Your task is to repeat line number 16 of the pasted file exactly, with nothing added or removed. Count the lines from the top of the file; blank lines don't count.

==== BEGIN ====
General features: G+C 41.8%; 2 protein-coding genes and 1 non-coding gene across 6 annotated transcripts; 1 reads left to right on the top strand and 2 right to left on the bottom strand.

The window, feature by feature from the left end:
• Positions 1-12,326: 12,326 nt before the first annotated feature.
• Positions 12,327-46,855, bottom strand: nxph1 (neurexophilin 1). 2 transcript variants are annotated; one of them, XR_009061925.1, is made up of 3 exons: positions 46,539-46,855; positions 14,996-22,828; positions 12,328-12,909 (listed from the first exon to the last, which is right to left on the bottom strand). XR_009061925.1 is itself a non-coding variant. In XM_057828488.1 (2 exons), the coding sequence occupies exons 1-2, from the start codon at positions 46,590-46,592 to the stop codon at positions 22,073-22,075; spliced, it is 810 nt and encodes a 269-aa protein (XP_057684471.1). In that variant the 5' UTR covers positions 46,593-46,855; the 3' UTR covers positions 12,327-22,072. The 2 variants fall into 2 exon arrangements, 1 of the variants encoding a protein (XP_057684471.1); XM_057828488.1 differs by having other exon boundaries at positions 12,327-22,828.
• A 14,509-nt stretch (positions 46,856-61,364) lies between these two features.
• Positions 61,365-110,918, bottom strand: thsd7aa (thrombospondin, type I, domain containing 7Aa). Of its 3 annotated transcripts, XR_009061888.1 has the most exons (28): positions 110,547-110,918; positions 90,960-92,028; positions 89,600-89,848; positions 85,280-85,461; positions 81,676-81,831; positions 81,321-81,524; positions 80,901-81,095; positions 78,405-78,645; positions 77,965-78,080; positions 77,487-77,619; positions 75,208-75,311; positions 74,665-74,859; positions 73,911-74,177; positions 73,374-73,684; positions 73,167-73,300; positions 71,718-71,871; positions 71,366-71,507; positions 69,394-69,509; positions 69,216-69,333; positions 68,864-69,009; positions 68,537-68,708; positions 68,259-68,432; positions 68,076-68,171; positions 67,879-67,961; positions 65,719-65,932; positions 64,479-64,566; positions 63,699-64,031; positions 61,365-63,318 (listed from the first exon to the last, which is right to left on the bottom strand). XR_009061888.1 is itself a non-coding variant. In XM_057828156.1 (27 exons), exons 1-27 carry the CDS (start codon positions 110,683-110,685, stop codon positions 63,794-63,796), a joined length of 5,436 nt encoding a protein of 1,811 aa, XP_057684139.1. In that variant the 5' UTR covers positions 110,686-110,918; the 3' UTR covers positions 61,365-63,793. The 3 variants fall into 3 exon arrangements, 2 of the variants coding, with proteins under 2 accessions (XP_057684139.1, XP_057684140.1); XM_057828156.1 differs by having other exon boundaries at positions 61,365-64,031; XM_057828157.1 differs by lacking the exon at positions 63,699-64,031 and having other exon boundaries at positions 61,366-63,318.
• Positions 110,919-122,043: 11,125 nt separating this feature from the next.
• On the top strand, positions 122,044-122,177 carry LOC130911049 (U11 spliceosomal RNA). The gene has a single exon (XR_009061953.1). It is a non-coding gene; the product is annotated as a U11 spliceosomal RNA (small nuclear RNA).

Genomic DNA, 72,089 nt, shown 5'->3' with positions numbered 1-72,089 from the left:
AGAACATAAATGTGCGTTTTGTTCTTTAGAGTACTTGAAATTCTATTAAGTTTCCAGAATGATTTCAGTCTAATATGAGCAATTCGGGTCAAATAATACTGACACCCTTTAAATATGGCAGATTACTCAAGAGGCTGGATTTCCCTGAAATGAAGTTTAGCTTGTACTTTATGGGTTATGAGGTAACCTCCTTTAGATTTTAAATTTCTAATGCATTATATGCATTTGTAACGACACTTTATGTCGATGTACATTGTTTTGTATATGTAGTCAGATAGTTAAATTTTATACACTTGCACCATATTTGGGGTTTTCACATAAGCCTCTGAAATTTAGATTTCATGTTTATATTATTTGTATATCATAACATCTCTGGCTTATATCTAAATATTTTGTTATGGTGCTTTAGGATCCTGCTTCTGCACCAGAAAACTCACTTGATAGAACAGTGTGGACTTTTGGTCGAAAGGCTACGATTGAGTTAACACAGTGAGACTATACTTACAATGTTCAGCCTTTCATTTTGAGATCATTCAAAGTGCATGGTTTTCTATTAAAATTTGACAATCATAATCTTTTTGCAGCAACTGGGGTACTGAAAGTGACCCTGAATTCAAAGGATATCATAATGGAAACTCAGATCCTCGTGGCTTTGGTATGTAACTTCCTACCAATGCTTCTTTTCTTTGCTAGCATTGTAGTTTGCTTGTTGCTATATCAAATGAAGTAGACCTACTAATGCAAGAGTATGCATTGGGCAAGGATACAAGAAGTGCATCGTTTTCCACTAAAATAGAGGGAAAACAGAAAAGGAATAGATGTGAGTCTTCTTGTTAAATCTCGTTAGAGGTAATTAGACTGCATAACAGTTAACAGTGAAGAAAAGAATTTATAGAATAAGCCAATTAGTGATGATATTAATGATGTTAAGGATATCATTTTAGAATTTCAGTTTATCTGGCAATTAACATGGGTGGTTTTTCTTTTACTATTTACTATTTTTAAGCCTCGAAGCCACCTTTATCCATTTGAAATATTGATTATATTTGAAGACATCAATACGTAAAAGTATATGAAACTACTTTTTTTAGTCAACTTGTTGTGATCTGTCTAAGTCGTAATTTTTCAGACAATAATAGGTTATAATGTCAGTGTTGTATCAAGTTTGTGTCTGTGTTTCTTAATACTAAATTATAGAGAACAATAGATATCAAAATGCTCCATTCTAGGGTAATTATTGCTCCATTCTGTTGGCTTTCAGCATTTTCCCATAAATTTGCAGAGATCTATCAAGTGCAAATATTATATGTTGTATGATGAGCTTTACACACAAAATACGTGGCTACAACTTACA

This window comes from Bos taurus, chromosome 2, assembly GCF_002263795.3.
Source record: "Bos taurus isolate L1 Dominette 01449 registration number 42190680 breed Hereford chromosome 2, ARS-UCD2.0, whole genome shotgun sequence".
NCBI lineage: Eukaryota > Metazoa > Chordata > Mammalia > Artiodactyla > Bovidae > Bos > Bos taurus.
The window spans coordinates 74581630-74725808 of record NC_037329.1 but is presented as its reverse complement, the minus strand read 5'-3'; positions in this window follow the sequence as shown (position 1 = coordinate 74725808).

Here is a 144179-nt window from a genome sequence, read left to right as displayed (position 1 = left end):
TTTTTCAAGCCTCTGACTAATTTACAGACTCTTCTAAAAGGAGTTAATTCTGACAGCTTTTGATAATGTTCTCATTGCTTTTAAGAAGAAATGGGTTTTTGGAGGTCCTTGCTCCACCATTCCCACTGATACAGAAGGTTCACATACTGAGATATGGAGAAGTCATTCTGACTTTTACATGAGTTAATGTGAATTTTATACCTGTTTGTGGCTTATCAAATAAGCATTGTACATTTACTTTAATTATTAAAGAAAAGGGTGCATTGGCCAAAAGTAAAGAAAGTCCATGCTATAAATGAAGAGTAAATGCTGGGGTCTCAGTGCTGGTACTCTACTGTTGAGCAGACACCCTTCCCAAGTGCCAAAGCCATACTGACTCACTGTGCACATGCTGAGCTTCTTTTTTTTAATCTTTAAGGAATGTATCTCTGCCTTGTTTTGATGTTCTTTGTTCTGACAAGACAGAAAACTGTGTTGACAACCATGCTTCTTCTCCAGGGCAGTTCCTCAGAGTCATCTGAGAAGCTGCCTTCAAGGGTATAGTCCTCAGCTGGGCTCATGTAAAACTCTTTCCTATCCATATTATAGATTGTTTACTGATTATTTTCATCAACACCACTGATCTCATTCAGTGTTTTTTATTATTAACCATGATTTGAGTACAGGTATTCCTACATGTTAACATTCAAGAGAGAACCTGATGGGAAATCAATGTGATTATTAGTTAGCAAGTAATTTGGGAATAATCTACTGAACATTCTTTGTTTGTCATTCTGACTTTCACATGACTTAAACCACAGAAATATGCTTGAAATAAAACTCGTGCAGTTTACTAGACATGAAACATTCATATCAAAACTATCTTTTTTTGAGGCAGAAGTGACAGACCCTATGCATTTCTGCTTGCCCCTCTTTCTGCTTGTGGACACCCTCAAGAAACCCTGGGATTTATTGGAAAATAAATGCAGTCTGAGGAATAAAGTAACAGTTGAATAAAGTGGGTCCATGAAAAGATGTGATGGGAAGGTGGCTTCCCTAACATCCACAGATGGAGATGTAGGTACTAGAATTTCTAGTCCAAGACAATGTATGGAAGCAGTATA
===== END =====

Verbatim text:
TTTTTCAAGCCTCTGACTAATTTACAGACTCTTCTAAAAGGAGTTAATTCTGACAGCTTTTGATAATGTTCTCATTGCTTTTAAGAAGAAATGGGTTTTTGGAGGTCCTTGCTCCACCATTCCCACTGATACAGAAGGTTCACATACTGAGATATGGAGAAGTCATTCTGACTTTTACATGAGTTAATGTGAATTTTATACCTGTTTGTGGCTTATCAAATAAGCATTGTACATTTACTTTAATTATTAAAGAAAAGGGTGCATTGGCCAAAAGTAAAGAAAGTCCATGCTATAAATGAAGAGTAAATGCTGGGGTCTCAGTGCTGGTACTCTACTGTTGAGCAGACACCCTTCCCAAGTGCCAAAGCCATACTGACTCACTGTGCACATGCTGAGCTTCTTTTTTTTAATCTTTAAGGAATGTATCTCTGCCTTGTTTTGATGTTCTTTGTTCTGACAAGACAGAAAACTGTGTTGACAACCATGCTTCTTCTCCAGGGCAGTTCCTCAGAGTCATCTGAGAAGCTGCCTTCAAGGGTATAGTCCTCAGCTGGGCTCATGTAAAACTCTTTCCTATCCATATTATAGATTGTTTACTGATTATTTTCATCAACACCACTGATCTCATTCAGTGTTTTTTATTATTAACCATGATTTGAGTACAGGTATTCCTACATGTTAACATTCAAGAGAGAACCTGATGGGAAATCAATGTGATTATTAGTTAGCAAGTAATTTGGGAATAATCTACTGAACATTCTTTGTTTGTCATTCTGACTTTCACATGACTTAAACCACAGAAATATGCTTGAAATAAAACTCGTGCAGTTTACTAGACATGAAACATTCATATCAAAACTATCTTTTTTTGAGGCAGAAGTGACAGACCCTATGCATTTCTGCTTGCCCCTCTTTCTGCTTGTGGACACCCTCAAGAAACCCTGGGATTTATTGGAAAATAAATGCAGTCTGAGGAATAAAGTAACAGTTGAATAAAGTGGGTCCATGAAAAGATGTGATGGGAAGGTGGCTTCCCTAACATCCACAGATGGAGATGTAGGTACTAGAATTTCTAGTCCAAGACAATGTATGGAAGCAGTATA